The Legendary Casey Jones

By: Dr. Trevor Smith
In 1900 the most famous train wreck in American history occurred in Vaughn, Mississippi. This wreck killed engineer Casey Jones, but because of Jones’ skill and sacrifice, none of the passengers were seriously harmed. The so-called legacy of Casey Jones has become an enduring element of American folklore.
Jones was a talented and ambitious railroad worker. He was employed by the Illinois Central Railroad, and worked his way up the ranks from brakeman to engineer very quickly. Jones’ peers recognized him as an outstanding engineer. His trains were nearly always on time, and he prided himself on his ability safely operate trains at very high speeds. He was even well-known to residents along his routes because he used a distinct whistle that he designed.
On the night of April 29, 1900, Jones was asked to take a train known as the “Cannonball” from Memphis to Canton, Mississippi. Jones was a substitute for the regular engineer who was ill. The departure was delayed by more than ninety minutes. To make up for the lost time, Jones ran the engine much faster than he normally would have.
By the time the train neared Vaughn it was almost on time. Unfortunately, a second train had become stuck while moving to a secondary track to make way for the Cannonball.  Jones’ train was traveling seventy-five miles an hour when Jones and his fireman, Simeon Webb, rounded a curve and saw the stuck train. Jones immediately ordered Webb to jump from the cab. Jones, however, did not jump but rather desperately tried to stop the train before it slammed into the caboose of the train on the tracks. He was able to slow the train significantly, and in doing so saved the lives of his passengers.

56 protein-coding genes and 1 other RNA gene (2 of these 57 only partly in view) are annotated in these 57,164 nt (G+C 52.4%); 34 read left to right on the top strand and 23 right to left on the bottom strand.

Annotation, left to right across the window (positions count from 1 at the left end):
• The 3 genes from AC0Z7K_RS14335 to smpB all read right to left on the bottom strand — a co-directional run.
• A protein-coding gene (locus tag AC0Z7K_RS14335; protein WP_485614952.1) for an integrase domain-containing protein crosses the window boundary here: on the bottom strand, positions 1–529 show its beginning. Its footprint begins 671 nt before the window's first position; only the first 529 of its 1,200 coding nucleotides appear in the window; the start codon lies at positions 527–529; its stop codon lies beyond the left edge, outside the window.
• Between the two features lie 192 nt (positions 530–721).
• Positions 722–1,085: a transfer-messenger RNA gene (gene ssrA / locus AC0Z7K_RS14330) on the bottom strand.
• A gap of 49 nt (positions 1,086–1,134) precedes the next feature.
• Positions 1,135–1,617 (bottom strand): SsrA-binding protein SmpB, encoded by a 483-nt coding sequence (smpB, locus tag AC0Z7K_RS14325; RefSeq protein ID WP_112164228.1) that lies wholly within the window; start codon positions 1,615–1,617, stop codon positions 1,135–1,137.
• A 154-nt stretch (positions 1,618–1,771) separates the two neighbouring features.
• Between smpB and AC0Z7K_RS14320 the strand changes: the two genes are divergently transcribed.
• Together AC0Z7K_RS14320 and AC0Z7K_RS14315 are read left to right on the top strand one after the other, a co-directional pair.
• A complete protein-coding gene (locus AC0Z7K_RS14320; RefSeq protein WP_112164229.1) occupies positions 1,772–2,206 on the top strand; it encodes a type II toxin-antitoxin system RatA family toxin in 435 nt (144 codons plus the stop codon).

The official accident report blamed Jones for the accident, claiming that he missed flags and flares warning him of the stuck train. Webb, who survived his jump from the cab, claimed that the train was not warned. It is unlikely that Jones would have overlooked such warnings if they had been placed.
The press gave the wreck extensive coverage, and Jones was hailed as a hero. Shortly after the accident “The Ballad of Casey Jones” emerged as a song sung by employees of the Illinois Central railroad. Wallace Saunders, a friend of Jones, probably wrote the lyrics but the music is to another folk tune. The song was eventually picked up by Vaudeville performers, and it would become one of the most popular songs in the country.  Over the years it has been recorded by many artists. The most popular recording is by Mississippi blues singer John Hurt. In 1970 the Grateful Dead released a similar song entitled “Casey Jones,” that became one of their biggest hits.
Jones was survived by his wife, Mary, and three children. Mary never remarried and was said to disapprove of the song about her husband, believing it to be disrespectful. Jones is buried in a cemetery in his home town of Jackson, Tennessee.

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